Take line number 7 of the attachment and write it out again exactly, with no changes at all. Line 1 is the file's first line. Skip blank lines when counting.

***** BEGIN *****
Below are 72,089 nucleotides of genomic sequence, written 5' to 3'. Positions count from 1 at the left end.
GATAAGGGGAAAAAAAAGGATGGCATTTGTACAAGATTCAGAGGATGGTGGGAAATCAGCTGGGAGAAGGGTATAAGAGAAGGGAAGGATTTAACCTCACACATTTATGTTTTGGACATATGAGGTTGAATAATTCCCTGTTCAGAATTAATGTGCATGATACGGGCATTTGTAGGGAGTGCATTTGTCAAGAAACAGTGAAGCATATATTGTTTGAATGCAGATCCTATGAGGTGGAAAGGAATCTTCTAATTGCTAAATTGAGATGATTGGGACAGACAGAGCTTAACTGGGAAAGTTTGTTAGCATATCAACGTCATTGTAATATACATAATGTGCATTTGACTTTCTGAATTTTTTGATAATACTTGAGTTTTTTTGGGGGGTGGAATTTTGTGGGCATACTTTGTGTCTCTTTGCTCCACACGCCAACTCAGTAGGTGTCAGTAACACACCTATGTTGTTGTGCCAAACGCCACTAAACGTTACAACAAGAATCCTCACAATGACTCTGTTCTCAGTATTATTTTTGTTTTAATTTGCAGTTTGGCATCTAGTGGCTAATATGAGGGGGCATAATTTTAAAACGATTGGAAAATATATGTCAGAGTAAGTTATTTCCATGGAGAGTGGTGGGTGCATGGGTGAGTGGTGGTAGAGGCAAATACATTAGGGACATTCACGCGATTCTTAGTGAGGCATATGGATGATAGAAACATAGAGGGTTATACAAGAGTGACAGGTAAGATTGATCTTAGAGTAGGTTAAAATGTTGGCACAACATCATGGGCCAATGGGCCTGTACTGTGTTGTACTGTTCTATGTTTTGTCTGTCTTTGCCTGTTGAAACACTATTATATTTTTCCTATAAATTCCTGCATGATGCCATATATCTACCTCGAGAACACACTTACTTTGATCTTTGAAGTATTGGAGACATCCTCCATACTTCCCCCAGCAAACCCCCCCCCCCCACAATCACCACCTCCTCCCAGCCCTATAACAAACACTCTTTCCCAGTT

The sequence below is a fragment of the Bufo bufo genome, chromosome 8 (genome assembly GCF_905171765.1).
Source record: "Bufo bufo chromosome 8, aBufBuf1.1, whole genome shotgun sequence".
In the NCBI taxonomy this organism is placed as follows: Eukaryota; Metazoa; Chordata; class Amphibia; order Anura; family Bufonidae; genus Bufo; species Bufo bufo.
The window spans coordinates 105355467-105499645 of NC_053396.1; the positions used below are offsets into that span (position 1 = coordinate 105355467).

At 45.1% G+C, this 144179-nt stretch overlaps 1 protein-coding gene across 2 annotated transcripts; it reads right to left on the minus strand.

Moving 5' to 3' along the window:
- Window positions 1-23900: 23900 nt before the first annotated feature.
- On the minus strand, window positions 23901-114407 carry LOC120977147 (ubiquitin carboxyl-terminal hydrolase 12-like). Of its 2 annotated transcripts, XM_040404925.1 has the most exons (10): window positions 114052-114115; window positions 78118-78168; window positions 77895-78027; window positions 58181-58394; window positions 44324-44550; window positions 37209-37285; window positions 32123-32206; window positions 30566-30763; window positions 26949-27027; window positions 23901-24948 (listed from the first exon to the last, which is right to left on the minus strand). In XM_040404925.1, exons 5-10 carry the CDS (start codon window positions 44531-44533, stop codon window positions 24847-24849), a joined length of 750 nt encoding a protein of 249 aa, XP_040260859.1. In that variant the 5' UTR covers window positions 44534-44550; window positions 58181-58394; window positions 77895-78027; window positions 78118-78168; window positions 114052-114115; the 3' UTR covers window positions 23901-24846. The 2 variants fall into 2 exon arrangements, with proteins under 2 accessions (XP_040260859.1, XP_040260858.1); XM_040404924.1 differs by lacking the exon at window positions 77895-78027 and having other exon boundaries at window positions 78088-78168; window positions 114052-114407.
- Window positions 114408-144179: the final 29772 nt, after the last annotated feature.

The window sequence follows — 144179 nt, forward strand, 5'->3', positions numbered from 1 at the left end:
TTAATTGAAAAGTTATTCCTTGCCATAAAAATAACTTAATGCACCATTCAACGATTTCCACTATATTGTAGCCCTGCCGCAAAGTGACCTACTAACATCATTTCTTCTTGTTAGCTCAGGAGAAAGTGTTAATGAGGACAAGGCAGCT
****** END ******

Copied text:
At 45.1% G+C, this 144179-nt stretch overlaps 1 protein-coding gene across 2 annotated transcripts; it reads right to left on the minus strand.